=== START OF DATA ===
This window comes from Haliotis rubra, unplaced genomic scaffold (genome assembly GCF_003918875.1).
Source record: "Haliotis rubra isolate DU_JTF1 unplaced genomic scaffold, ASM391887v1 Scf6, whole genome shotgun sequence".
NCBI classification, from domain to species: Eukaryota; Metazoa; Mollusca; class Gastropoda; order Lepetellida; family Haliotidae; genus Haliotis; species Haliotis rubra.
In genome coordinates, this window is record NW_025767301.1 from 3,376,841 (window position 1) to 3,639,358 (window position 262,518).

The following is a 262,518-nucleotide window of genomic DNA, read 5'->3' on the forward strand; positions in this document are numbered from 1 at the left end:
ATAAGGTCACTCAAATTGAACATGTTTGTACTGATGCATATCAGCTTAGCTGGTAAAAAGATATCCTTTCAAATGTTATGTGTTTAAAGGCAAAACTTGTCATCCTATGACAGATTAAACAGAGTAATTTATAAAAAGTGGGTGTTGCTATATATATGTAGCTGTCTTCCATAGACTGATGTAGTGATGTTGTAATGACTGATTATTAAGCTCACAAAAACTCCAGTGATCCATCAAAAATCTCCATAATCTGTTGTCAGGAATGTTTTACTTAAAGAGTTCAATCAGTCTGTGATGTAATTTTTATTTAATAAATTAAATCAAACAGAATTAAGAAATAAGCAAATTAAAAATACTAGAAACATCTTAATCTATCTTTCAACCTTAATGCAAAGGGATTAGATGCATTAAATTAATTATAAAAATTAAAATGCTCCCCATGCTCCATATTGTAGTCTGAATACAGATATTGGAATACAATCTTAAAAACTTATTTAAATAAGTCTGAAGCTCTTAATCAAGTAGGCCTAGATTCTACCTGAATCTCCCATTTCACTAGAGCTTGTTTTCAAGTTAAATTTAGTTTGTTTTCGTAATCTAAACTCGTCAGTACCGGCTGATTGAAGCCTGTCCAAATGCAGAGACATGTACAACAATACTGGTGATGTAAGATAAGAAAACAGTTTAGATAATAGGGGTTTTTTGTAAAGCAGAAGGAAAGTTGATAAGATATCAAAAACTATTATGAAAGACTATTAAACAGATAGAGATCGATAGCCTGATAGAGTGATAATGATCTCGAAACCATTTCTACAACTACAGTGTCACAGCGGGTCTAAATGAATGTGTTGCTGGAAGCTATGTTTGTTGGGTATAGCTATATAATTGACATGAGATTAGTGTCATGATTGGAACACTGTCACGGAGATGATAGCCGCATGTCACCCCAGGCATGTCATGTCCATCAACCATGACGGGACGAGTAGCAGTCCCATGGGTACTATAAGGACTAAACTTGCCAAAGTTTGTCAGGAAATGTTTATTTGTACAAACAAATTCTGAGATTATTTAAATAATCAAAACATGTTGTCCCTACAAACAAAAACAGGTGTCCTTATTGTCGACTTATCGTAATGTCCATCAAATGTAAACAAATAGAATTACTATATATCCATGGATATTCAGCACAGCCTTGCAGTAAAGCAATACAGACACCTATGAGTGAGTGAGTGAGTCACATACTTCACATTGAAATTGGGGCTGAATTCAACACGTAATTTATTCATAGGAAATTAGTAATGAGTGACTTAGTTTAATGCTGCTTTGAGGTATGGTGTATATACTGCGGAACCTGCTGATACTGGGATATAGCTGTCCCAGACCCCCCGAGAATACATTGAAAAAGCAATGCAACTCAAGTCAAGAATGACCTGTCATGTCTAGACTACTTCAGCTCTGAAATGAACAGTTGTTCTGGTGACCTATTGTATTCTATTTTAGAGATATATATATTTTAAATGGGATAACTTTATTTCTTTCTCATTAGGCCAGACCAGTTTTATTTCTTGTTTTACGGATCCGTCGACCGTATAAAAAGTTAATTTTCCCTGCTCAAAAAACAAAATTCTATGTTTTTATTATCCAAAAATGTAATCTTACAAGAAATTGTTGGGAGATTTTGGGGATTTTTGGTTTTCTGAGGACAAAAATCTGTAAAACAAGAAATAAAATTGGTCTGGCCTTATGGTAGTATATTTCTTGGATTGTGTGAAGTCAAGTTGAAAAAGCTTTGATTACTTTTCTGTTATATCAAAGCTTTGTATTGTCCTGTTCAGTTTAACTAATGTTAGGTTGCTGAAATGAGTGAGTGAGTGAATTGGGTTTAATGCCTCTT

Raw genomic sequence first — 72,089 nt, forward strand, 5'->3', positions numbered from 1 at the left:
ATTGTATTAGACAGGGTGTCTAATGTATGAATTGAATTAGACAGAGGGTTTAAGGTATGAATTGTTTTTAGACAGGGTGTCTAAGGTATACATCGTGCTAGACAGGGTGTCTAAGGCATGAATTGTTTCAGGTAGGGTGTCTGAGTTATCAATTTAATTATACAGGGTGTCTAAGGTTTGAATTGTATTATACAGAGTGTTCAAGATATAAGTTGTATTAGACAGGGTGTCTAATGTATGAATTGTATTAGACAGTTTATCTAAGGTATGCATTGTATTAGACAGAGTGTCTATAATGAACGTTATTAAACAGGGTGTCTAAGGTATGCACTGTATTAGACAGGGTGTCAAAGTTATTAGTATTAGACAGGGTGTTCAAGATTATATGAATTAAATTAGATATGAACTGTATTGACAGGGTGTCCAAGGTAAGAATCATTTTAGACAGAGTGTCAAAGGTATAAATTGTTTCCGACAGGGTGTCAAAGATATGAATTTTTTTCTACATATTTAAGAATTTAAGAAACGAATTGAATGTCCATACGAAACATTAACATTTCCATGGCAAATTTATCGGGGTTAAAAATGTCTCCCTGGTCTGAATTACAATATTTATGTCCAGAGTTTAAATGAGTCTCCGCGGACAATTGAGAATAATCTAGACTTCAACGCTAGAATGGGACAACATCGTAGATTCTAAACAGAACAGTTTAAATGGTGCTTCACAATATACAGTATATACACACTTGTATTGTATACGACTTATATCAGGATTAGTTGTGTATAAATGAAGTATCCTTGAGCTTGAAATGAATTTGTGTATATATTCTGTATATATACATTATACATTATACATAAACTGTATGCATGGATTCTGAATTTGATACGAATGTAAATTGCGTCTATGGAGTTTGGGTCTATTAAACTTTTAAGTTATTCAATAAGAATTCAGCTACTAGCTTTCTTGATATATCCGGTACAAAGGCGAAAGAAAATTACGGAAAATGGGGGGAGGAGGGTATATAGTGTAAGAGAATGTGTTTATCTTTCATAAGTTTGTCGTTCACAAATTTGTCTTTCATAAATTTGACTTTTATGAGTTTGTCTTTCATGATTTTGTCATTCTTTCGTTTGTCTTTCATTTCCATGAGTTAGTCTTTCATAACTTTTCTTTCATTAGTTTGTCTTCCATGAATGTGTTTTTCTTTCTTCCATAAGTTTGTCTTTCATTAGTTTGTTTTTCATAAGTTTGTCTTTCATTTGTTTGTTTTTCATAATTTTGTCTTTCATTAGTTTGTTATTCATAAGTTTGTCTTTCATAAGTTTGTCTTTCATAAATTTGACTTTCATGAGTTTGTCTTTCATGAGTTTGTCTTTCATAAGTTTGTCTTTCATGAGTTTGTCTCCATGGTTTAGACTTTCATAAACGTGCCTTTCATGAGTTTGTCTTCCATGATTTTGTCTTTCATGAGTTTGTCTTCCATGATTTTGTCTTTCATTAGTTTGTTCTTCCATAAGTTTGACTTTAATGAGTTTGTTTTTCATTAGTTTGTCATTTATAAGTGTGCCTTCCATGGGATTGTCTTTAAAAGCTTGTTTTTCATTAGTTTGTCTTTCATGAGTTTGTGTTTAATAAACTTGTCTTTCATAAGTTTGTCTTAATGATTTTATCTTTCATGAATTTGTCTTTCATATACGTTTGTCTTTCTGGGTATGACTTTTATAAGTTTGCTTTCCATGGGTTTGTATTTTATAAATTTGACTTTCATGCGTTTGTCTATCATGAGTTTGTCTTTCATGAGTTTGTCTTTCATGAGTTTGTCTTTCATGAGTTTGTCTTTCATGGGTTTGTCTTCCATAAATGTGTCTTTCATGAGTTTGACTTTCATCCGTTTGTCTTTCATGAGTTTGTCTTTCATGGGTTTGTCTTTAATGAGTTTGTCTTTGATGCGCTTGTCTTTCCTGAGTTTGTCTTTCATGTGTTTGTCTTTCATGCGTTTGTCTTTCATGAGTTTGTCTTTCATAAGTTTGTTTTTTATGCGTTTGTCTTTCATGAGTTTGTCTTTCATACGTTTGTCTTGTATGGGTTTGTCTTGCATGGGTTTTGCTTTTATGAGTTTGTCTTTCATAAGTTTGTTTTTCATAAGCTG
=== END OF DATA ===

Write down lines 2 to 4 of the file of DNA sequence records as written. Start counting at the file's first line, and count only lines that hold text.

Source record: "Haliotis rubra isolate DU_JTF1 unplaced genomic scaffold, ASM391887v1 Scf6, whole genome shotgun sequence".
NCBI classification, from domain to species: Eukaryota; Metazoa; Mollusca; class Gastropoda; order Lepetellida; family Haliotidae; genus Haliotis; species Haliotis rubra.
In genome coordinates, this window is record NW_025767301.1 from 3,376,841 (window position 1) to 3,639,358 (window position 262,518).